Written in an age in which minutemen rose to dress and fight at a moment's notice, the Second Amendment was no doubt motivated by a young nation's concern for its own safety and stability. But now, when the United States is protected by the most powerful security forces on the globe, the Second Amendment is neither relevant nor useful. Rather, it has become an impediment to vital public policy, and it should be repealed and replaced with nuanced federal legislation.First of all, the Second Amendment reflects the belief of the founders that "we, the people," have the right to defend ourselves -- not just from foreign invaders, but from our own government. So, as long as cops and soldiers have guns, we should have them.
Secondly, "the most powerful security forces on the globe" were unable to protect the United States on September 11, 2001. And those who attacked us used box cutters, not guns. I would submit that those attacks succeeded precisely because the passengers and pilots aboard those planes were denied their Second Amendment rights.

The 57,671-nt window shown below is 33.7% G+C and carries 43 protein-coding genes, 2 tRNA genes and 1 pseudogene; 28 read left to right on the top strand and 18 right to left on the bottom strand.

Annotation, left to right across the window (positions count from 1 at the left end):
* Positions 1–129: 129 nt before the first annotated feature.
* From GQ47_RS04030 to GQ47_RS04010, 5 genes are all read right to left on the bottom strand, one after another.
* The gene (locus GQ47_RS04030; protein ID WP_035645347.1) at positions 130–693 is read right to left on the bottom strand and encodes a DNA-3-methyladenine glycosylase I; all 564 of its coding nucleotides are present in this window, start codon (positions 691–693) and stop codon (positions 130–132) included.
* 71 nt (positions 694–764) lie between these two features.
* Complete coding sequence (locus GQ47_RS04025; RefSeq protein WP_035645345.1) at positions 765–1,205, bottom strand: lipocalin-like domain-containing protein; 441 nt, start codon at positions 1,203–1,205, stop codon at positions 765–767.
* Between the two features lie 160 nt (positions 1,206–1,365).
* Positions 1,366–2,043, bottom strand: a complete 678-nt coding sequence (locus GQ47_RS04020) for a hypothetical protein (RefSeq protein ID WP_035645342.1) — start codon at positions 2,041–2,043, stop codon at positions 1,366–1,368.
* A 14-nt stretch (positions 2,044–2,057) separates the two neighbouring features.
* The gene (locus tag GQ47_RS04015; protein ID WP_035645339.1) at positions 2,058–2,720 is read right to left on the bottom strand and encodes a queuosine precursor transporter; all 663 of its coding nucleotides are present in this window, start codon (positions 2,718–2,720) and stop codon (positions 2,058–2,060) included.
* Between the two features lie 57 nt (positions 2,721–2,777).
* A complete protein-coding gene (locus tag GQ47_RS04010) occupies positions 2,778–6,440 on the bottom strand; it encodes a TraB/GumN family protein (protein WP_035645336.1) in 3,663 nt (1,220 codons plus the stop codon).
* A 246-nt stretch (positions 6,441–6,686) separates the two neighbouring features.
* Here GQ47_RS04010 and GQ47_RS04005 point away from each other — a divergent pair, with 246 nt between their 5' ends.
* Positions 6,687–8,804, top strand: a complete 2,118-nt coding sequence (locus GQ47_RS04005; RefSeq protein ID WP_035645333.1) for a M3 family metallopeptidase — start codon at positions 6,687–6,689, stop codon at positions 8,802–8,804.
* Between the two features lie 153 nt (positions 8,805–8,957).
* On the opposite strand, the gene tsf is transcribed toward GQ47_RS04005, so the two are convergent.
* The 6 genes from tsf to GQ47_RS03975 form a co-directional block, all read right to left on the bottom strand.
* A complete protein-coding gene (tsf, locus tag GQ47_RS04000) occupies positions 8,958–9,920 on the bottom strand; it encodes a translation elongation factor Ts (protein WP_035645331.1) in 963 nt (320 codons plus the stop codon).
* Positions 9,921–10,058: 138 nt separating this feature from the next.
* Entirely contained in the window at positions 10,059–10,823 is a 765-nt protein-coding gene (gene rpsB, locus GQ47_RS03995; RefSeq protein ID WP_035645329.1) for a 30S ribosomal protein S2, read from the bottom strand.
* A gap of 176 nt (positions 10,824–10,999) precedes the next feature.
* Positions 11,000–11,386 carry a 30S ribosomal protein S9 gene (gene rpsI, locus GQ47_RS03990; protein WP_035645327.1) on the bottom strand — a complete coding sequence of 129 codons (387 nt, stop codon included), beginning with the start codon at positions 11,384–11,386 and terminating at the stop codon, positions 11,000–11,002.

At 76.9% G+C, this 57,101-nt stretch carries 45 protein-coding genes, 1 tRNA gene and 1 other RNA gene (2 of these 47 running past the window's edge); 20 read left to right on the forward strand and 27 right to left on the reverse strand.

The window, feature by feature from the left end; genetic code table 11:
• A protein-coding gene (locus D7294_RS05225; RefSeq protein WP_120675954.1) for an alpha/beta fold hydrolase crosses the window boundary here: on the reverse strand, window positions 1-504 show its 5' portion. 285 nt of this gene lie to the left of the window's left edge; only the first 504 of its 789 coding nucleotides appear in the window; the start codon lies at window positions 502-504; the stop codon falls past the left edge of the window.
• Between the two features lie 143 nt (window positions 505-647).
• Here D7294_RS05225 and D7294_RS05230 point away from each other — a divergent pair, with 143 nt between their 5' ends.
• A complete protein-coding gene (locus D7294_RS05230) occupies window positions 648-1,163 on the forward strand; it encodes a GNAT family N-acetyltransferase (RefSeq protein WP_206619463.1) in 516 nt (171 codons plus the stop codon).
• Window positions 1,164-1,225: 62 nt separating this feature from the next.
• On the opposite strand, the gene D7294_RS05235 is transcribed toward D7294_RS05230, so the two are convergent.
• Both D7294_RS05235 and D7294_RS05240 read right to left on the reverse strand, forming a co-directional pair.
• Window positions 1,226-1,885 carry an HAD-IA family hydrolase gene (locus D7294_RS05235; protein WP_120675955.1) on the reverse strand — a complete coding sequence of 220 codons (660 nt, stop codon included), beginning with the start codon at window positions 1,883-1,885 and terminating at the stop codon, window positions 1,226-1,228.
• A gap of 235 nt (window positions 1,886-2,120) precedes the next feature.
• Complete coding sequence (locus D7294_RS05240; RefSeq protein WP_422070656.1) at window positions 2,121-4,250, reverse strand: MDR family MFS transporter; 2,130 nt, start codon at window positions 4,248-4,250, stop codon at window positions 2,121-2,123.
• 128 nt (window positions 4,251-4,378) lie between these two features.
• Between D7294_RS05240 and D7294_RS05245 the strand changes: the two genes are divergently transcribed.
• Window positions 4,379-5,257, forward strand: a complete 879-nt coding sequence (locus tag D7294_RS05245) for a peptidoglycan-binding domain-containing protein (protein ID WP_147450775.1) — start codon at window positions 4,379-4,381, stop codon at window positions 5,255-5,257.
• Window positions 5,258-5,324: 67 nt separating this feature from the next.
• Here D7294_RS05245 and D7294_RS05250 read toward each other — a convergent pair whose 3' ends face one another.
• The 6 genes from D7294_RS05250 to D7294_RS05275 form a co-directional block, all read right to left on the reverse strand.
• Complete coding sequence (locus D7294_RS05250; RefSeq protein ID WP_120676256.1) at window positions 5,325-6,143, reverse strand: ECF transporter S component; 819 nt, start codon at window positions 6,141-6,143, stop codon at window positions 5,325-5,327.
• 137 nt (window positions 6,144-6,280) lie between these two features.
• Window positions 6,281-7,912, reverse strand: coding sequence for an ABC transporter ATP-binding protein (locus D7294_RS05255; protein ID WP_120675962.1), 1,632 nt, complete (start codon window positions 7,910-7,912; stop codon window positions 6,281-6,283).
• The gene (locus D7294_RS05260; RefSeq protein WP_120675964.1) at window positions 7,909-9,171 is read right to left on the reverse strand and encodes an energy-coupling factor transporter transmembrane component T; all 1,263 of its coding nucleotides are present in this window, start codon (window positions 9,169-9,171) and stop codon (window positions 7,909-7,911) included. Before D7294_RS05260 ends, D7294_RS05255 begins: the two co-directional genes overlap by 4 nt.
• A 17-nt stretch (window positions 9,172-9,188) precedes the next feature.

But this editorial did get something right, and I must give credit where credit is due.
While the views expressed are misguided, and what passes for logic is dubious at best, the staff at the Crimson at least recognize the fact that the Second Amendment is the law of the land. That's something politicians haven't figured out yet.